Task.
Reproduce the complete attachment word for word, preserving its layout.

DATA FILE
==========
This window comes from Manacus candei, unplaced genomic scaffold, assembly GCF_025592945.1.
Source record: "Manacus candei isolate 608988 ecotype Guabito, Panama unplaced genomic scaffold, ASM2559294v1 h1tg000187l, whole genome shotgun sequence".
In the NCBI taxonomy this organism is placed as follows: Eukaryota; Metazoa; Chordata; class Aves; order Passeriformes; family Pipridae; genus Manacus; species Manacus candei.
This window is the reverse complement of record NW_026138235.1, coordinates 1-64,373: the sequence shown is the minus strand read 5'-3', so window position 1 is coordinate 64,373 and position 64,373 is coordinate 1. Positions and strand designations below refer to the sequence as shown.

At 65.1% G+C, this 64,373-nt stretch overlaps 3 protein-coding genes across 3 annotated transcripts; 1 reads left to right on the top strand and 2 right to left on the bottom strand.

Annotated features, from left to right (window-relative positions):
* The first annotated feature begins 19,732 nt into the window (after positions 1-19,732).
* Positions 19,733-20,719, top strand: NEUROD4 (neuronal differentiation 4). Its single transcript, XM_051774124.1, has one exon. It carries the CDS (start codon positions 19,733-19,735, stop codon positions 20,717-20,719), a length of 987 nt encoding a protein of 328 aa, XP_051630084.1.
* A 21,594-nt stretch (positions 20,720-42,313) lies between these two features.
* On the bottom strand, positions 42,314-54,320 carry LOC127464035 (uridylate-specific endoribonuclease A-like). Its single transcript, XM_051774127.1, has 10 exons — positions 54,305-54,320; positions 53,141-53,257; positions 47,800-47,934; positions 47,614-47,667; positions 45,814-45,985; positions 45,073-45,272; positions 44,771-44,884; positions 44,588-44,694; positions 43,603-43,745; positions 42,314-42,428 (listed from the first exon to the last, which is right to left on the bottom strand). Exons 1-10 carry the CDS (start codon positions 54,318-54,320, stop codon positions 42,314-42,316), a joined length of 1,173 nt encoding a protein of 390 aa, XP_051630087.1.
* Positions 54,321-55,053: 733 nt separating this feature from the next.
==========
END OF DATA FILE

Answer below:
This window comes from Manacus candei, unplaced genomic scaffold, assembly GCF_025592945.1.
Source record: "Manacus candei isolate 608988 ecotype Guabito, Panama unplaced genomic scaffold, ASM2559294v1 h1tg000187l, whole genome shotgun sequence".
In the NCBI taxonomy this organism is placed as follows: Eukaryota; Metazoa; Chordata; class Aves; order Passeriformes; family Pipridae; genus Manacus; species Manacus candei.
This window is the reverse complement of record NW_026138235.1, coordinates 1-64,373: the sequence shown is the minus strand read 5'-3', so window position 1 is coordinate 64,373 and position 64,373 is coordinate 1. Positions and strand designations below refer to the sequence as shown.

At 65.1% G+C, this 64,373-nt stretch overlaps 3 protein-coding genes across 3 annotated transcripts; 1 reads left to right on the top strand and 2 right to left on the bottom strand.

Annotated features, from left to right (window-relative positions):
* The first annotated feature begins 19,732 nt into the window (after positions 1-19,732).
* Positions 19,733-20,719, top strand: NEUROD4 (neuronal differentiation 4). Its single transcript, XM_051774124.1, has one exon. It carries the CDS (start codon positions 19,733-19,735, stop codon positions 20,717-20,719), a length of 987 nt encoding a protein of 328 aa, XP_051630084.1.
* A 21,594-nt stretch (positions 20,720-42,313) lies between these two features.
* On the bottom strand, positions 42,314-54,320 carry LOC127464035 (uridylate-specific endoribonuclease A-like). Its single transcript, XM_051774127.1, has 10 exons — positions 54,305-54,320; positions 53,141-53,257; positions 47,800-47,934; positions 47,614-47,667; positions 45,814-45,985; positions 45,073-45,272; positions 44,771-44,884; positions 44,588-44,694; positions 43,603-43,745; positions 42,314-42,428 (listed from the first exon to the last, which is right to left on the bottom strand). Exons 1-10 carry the CDS (start codon positions 54,318-54,320, stop codon positions 42,314-42,316), a joined length of 1,173 nt encoding a protein of 390 aa, XP_051630087.1.
* Positions 54,321-55,053: 733 nt separating this feature from the next.